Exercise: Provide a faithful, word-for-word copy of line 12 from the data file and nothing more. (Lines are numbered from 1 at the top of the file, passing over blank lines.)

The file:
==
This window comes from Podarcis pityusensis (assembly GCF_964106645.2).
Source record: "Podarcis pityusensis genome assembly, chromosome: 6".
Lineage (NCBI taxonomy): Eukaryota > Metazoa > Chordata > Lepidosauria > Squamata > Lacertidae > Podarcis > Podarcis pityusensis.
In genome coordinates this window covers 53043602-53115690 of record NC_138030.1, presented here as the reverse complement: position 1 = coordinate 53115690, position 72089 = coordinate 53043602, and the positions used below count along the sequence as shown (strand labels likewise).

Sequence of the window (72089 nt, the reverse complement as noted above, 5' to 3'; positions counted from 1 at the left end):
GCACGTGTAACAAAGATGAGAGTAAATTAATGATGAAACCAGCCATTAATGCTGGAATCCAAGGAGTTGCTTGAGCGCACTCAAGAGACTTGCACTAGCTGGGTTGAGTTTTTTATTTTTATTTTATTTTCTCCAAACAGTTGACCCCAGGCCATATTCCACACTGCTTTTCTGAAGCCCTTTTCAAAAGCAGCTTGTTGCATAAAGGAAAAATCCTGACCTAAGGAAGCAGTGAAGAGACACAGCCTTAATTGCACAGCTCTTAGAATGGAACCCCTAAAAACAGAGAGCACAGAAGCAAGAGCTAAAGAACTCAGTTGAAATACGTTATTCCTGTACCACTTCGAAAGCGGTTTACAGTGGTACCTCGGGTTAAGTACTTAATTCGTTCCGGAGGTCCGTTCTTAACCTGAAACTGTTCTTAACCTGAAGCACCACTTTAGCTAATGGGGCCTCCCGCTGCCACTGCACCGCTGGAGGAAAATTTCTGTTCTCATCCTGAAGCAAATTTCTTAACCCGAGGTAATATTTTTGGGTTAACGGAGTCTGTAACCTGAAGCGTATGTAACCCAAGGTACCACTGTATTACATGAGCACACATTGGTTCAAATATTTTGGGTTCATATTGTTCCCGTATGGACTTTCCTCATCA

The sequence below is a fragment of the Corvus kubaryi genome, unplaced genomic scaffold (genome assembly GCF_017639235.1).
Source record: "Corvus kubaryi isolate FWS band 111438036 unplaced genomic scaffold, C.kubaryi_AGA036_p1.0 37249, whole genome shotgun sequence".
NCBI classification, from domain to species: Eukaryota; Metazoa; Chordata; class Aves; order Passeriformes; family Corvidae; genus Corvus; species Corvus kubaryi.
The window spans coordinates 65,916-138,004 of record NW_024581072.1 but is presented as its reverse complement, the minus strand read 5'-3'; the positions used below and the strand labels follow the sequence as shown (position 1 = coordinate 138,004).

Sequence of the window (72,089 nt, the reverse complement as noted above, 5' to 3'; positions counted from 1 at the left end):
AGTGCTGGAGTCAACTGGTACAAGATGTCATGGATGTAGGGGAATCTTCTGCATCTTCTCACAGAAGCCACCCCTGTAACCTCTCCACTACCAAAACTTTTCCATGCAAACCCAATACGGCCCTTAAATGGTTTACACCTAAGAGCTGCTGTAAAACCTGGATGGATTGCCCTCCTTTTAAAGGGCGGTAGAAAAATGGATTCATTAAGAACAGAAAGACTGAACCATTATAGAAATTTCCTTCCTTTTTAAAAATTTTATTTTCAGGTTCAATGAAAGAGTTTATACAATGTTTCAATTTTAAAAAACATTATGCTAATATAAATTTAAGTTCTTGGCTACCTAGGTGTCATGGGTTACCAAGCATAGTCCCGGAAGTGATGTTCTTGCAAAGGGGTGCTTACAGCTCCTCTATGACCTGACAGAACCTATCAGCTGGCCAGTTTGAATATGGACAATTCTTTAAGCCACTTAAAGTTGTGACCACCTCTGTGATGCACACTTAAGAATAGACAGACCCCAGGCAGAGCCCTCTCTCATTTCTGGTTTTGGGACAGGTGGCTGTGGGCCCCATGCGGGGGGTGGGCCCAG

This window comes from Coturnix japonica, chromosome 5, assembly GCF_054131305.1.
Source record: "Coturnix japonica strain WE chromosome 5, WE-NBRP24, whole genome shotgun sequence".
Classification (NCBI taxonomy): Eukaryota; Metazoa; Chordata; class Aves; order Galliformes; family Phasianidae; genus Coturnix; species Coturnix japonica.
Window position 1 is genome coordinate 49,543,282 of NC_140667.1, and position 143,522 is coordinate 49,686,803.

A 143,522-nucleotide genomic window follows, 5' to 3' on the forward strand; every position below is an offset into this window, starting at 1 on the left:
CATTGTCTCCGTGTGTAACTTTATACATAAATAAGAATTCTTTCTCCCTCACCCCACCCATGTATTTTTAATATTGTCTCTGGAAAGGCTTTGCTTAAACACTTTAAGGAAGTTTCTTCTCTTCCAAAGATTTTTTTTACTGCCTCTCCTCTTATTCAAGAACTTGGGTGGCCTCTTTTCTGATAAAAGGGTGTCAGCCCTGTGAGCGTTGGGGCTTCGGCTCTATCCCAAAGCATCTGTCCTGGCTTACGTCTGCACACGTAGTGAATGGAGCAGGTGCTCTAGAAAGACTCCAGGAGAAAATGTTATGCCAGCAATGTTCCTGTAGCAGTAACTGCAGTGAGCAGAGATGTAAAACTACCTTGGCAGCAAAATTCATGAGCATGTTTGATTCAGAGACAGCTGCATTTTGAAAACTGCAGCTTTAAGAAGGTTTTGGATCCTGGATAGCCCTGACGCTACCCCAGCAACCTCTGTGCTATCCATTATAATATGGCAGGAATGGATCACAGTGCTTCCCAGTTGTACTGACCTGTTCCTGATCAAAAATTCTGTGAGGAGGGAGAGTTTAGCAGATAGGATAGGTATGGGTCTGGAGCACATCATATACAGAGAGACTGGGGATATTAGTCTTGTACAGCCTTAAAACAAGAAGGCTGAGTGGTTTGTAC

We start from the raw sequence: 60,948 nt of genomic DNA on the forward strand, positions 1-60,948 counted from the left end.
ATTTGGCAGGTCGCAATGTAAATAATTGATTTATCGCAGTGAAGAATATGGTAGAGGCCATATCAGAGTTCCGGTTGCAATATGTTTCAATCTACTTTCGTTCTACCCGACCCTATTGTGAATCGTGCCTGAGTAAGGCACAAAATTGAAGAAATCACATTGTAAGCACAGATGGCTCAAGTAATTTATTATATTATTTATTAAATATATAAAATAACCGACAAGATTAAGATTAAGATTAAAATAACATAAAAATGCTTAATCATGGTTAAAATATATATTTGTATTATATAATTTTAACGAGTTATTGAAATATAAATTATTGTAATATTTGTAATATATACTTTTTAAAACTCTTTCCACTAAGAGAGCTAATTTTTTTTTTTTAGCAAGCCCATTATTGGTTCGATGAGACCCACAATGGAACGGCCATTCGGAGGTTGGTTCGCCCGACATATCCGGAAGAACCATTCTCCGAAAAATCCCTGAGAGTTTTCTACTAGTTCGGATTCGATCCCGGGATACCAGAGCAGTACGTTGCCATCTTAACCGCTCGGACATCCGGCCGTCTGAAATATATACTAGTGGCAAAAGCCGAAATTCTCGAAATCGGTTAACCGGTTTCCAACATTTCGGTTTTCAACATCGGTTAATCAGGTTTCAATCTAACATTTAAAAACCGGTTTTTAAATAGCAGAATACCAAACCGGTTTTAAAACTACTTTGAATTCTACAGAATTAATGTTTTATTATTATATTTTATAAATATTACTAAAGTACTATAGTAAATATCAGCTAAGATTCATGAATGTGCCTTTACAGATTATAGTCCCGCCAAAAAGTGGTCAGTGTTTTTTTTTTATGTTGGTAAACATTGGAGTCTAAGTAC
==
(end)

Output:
AGTGCTGGAGTCAACTGGTACAAGATGTCATGGATGTAGGGGAATCTTCTGCATCTTCTCACAGAAGCCACCCCTGTAACCTCTCCACTACCAAAACTTTTCCATGCAAACCCAATACGGCCCTTAAATGGTTTACACCTAAGAGCTGCTGTAAAACCTGGATGGATTGCCCTCCTTTTAAAGGGCGGTAGAAAAATGGATTCATTAAGAACAGAAAGACTGAACCATTATAGAAATTTCCTTCCTTTTTAAAAATTTTATTTTCAGGTTCAATGAAAGAGTTTATACAATGTTTCAATTTTAAAAAACATTATGCTAATATAAATTTAAGTTCTTGGCTACCTAGGTGTCATGGGTTACCAAGCATAGTCCCGGAAGTGATGTTCTTGCAAAGGGGTGCTTACAGCTCCTCTATGACCTGACAGAACCTATCAGCTGGCCAGTTTGAATATGGACAATTCTTTAAGCCACTTAAAGTTGTGACCACCTCTGTGATGCACACTTAAGAATAGACAGACCCCAGGCAGAGCCCTCTCTCATTTCTGGTTTTGGGACAGGTGGCTGTGGGCCCCATGCGGGGGGTGGGCCCAG